Regarding the idea that autocracy can't help Michigan's troubled towns, commenter @tra1215 writes from one town the state has taken over:
I live in Flint, and I haven't seen anything - NOTHING - that makes this city better. Police are still slow to respond (they don't even come for robberies anymore, unless they're in progress), potholes still dominate the roads, I wouldn't know about the schools because I pulled my kids out of them last year. For the sake of those children, I hope something is done soon.
So that's one view from the ground.
This week a former emergency manager of Pontiac has been arguing that the emergency manager law can't work because it takes away the civic structure and does nothing to build a new one. Governor Snyder replaced Stampfler last fall because, his administration told me, the governor believed it was time for a change and wanted "to move into the next phase." If you look back at Stampfler's exit, you'll see that he argued then, too, against the emergency manager law:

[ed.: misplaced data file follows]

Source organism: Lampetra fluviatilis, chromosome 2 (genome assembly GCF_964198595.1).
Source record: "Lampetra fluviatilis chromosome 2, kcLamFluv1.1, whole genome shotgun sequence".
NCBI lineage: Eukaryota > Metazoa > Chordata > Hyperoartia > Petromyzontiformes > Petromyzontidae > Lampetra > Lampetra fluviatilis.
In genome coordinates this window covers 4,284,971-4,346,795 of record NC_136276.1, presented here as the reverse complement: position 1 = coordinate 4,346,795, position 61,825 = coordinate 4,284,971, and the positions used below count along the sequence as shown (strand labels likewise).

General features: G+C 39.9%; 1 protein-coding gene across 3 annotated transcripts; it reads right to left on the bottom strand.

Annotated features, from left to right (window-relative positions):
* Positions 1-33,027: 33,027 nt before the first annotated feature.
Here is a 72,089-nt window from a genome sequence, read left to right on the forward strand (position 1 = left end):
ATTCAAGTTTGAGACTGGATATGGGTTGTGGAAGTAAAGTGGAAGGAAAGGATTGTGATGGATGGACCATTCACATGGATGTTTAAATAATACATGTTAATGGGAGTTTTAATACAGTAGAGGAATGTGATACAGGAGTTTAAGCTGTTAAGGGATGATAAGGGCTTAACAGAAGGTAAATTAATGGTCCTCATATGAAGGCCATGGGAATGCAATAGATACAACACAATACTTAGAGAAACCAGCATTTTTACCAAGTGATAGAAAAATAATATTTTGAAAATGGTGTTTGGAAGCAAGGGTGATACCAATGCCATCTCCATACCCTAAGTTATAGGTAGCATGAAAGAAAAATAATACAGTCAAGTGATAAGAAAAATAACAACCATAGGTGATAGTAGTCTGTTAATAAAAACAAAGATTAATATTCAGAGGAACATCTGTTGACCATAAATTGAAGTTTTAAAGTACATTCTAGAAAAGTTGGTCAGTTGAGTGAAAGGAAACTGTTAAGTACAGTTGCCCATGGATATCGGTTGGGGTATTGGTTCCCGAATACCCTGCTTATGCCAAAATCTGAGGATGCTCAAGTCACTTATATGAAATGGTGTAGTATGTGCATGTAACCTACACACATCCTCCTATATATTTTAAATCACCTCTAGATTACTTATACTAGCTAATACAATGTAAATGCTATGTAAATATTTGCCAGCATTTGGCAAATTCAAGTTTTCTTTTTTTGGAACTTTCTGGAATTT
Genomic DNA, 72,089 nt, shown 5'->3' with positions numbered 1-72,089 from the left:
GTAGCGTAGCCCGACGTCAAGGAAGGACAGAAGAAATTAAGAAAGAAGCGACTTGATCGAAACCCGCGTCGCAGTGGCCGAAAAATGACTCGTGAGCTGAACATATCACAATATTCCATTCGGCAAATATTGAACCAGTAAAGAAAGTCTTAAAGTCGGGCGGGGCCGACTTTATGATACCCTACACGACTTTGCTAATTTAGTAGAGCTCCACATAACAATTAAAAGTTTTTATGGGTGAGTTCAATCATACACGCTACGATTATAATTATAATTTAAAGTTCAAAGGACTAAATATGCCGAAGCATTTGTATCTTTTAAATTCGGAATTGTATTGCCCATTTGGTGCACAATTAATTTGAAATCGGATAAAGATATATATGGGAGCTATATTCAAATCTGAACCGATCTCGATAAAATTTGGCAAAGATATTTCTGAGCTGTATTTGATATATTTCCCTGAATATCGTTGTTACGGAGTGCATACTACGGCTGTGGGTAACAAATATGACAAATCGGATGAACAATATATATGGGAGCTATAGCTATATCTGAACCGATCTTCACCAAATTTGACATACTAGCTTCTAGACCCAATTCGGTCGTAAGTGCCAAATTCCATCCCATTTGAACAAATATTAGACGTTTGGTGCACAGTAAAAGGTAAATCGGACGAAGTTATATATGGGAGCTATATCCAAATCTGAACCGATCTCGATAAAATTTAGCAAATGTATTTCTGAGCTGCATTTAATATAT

The restrictions placed on an Emergency Manager to control the City by the State Treasurer with little if any input from the Pontiac citizenry and the public perception of this control as an occupation of the City are severe impediments to achieving long term solutions for the chronic financial situation in this community. Long term neglect – many years of neglect – in both financial terms and community planning terms has virtually sealed the fate of the distressed community represented in poster child fashion by Pontiac. This is a sad and almost hopeless endeavor considering the absence of democratic process and lack of support or involvement by competent local elected leaders.
Stampfler is speaking next week about this issue at a Rotary Club lunch in Wyandotte. It's looking like this might be kind of a big deal, at least a big enough deal that he gets heard.
(Image: Elementary school in Pontiac by @dvd_garvin/Flickr)